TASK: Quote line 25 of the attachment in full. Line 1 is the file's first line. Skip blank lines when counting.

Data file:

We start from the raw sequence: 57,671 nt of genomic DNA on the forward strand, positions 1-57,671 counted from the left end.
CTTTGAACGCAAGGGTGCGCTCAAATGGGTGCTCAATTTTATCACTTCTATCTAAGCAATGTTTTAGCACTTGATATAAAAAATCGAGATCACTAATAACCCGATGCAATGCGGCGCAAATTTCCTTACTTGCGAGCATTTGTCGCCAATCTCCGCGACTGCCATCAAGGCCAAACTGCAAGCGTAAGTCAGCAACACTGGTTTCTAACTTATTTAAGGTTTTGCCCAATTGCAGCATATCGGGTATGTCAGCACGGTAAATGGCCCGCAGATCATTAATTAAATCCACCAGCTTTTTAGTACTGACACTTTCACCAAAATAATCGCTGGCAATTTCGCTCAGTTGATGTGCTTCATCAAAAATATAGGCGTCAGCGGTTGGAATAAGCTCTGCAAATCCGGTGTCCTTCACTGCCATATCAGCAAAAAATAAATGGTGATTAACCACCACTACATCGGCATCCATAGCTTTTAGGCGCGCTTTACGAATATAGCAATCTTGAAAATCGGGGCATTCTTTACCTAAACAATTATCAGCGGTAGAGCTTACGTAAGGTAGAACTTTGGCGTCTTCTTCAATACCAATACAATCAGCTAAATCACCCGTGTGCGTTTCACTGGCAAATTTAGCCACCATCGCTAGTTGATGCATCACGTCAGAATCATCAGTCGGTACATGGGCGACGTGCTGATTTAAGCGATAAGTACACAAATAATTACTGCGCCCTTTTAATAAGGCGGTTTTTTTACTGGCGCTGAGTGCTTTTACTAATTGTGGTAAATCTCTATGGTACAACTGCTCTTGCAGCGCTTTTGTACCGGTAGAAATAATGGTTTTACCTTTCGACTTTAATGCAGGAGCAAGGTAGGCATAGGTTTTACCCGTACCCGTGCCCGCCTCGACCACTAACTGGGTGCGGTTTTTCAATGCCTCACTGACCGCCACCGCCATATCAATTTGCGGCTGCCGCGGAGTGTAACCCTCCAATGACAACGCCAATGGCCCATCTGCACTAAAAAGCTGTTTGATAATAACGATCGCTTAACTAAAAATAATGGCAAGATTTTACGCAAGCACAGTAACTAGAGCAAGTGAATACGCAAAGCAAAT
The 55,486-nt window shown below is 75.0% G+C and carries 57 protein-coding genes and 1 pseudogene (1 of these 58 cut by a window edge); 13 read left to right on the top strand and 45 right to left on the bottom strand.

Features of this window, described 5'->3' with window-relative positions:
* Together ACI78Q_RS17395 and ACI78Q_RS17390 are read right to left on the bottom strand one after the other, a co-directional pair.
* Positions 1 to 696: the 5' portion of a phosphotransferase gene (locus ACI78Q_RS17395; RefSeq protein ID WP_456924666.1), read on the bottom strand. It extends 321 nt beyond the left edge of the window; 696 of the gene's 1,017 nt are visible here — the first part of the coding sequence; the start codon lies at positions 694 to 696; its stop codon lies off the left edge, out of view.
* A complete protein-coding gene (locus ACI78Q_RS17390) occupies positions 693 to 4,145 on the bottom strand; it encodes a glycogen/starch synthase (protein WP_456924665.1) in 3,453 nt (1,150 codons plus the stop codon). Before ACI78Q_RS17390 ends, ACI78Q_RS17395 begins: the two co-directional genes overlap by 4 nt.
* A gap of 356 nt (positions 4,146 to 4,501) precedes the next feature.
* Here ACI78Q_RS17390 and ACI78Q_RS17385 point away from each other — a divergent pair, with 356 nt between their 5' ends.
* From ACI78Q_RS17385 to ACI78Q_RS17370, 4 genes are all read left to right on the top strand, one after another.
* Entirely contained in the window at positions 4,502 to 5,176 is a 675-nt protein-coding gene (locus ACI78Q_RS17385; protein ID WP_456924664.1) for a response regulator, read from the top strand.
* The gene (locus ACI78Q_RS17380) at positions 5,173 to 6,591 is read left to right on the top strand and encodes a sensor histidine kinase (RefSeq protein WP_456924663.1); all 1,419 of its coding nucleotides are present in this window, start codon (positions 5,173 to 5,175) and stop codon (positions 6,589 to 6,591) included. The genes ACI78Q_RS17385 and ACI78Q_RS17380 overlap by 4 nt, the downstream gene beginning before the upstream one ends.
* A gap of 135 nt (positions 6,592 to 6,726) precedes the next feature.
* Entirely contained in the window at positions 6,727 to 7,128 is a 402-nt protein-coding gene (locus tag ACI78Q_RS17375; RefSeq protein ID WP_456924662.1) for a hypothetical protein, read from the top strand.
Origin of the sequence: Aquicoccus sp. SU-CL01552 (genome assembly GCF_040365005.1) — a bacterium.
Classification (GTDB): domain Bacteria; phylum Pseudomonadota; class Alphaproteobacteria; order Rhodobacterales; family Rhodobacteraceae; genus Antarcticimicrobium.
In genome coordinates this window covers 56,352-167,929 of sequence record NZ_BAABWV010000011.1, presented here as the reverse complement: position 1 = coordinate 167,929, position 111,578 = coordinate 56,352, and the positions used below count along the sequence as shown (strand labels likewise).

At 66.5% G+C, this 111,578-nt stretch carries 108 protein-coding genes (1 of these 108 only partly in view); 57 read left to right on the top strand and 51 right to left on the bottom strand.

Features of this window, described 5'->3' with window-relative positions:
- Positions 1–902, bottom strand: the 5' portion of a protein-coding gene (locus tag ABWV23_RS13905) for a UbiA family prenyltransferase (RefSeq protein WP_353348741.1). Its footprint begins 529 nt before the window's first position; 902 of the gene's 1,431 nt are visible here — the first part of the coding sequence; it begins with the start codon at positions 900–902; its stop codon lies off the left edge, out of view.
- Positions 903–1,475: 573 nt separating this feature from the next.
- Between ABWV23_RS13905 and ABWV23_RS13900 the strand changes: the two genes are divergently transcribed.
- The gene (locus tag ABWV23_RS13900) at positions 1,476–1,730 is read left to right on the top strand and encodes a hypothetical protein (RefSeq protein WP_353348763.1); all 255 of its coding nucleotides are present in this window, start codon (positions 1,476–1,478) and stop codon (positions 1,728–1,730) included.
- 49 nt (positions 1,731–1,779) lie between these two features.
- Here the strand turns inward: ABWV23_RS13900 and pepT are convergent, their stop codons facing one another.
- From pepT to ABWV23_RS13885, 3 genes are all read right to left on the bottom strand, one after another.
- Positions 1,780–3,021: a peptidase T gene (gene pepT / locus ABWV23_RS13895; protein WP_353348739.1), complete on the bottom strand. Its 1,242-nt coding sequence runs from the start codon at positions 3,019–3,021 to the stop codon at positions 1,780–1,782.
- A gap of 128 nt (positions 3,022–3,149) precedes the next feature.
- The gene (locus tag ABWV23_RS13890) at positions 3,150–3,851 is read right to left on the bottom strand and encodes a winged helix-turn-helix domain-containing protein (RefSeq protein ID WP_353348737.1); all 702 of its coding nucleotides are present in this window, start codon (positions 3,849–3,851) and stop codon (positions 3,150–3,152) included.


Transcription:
- Here the strand turns inward: ABWV23_RS13900 and pepT are convergent, their stop codons facing one another.